Chinese students use #MeToo to take fight against sexual harassment to elite universities
Activists say petitions calling for more action on abuse and discrimination have been filed at up to 50 top colleges in past week alone
After a slow take-up of the global #MeToo movement in China, activists are now battling strict censorship to take the campaign to university campuses and push for action to combat sexual harassment following a series of high-profile allegations.
Over the past two weeks, students and alumni from dozens of Chinese universities have launched online petitions calling on their schools to draw up policies to prevent sexual harassment on campus.
While the #MeToo campaign – also known as #Woyeshi in China – has shed light on sexual abuse cases around the world, it had been slow to gain traction in China.
The movement calls on people to speak out against sexual and domestic violence, and gender discrimination in the workplace and higher education.
In China’s conservative culture, sexual harassment and assault have long been taboo subjects. Victims also have to battle a state-driven crackdown on activism and an ineffectual legal system.
According to a survey conducted last year by the Guangzhou Gender and Sexuality Education Centre and law firm Beijing Impact, more than 69 per cent of Chinese university students had experienced some form of sexual harassment, although less than 4 per cent had reported it.
But through the online movement people are now starting to find their voice.
Luo Qianqian, a former student at Beihang University in Beijing, came forward on January 1 with allegations that she and at least five other women had been sexually harassed several years ago by one of their professors.
The university announced last week that the man in question, Chen Xiaowu, had been fired as a result of the accusations.
His dismissal came after an investigation found he had engaged in “sexual harassment behaviour” that seriously violated professional ethics and the school’s code of conduct, the university said.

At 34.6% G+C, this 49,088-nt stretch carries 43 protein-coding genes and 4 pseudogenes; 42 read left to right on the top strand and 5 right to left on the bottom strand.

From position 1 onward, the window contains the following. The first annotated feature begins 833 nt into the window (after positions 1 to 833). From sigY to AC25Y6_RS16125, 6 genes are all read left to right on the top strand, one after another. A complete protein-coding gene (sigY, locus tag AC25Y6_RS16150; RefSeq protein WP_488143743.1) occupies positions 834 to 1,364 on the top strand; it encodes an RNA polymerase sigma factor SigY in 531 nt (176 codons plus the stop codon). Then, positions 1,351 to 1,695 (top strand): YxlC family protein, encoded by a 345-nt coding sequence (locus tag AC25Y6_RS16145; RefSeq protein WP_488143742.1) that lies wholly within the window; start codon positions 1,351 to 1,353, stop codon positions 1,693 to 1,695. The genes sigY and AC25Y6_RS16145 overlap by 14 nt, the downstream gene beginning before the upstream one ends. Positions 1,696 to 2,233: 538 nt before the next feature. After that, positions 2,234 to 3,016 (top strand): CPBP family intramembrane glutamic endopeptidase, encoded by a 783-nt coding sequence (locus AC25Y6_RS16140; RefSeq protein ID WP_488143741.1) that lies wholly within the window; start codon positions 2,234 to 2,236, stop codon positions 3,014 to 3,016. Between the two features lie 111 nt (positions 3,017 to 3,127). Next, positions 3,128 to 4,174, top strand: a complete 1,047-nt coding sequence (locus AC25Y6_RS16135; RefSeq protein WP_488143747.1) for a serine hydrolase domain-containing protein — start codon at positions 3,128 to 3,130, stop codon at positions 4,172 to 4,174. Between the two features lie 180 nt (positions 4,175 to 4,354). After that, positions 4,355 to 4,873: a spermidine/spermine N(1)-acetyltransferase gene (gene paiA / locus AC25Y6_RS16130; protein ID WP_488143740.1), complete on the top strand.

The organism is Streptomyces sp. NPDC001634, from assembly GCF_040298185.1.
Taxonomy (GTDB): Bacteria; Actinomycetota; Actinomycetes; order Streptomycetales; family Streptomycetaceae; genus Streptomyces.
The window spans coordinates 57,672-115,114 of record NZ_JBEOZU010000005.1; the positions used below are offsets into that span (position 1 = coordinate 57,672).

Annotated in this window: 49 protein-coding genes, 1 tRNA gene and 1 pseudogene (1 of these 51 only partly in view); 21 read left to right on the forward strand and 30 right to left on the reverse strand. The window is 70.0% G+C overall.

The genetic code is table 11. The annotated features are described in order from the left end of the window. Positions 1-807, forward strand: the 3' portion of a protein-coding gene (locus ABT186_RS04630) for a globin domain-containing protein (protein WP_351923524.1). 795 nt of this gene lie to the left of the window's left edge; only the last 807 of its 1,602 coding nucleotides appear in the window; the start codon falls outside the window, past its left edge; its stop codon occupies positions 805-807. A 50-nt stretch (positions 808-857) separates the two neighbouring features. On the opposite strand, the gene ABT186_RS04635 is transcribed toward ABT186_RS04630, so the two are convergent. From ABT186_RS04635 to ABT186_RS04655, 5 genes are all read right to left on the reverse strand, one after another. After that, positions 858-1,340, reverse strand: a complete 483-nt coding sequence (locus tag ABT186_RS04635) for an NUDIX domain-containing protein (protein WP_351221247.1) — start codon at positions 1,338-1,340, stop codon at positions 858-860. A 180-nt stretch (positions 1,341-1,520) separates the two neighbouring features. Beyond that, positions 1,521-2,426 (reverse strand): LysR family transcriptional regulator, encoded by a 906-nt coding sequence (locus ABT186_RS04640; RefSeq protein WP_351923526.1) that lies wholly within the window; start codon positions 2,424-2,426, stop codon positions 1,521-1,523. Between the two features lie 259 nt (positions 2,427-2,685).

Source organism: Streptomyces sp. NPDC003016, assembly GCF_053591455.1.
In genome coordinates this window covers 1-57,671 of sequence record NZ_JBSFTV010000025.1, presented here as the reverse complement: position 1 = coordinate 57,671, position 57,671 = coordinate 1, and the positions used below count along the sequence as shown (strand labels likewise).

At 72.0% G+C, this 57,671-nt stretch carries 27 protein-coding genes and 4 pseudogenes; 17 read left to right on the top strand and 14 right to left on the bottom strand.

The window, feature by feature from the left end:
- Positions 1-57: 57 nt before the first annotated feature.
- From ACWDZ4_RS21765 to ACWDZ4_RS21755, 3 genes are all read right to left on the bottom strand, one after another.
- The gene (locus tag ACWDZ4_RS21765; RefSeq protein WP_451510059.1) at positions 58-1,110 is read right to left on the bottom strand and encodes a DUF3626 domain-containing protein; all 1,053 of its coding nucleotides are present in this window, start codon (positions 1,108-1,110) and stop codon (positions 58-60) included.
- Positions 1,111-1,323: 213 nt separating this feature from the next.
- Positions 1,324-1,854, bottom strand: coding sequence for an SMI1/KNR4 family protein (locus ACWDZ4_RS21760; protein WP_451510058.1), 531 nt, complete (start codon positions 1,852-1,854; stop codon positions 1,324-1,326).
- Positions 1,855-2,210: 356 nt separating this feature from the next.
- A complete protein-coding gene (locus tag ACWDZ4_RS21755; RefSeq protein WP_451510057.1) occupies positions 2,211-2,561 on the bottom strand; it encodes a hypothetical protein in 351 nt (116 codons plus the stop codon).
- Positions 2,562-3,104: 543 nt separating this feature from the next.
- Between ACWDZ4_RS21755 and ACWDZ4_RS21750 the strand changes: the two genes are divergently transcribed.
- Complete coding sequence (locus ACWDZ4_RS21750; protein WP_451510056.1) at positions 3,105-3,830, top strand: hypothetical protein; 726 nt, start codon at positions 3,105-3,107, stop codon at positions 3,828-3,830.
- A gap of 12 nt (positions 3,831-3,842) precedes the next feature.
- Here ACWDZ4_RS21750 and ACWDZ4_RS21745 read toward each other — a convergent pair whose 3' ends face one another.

On Sunday, China’s Education Ministry stripped Chen of a prestigious academic title.
“The ministry decided to revoke Chen Xiaowu’s status as a Yangtze River Scholar,” Chinese state radio said, referring to the highest academic award that can be given to an individual working in higher education.
“We maintain a zero-tolerance approach to behaviour that crosses the ethical line for teachers, and violates students,” the ministry said.
The ministry would also look into setting up a long-term and effective system of sexual harassment prevention at universities and colleges, it said, without elaborating.
Attempts to reach Chen for comment were unsuccessful.
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Despite seeing their petition letters repeatedly censored on social media, students and alumni across China have been inspired by Luo’s account to press their own universities for change.
A letter addressed to the prestigious Tsinghua University in Beijing last week outlined six steps to combat sexual harassment, including launching an anti-sexual harassment committee, setting up reporting channels and improving sex education.
Huang Yizhi, a Tsinghua alumna and one of the co-authors of the letter, told the South China Morning Post that the sexual harassment stories that had emerged so far were only “the tip of the iceberg”.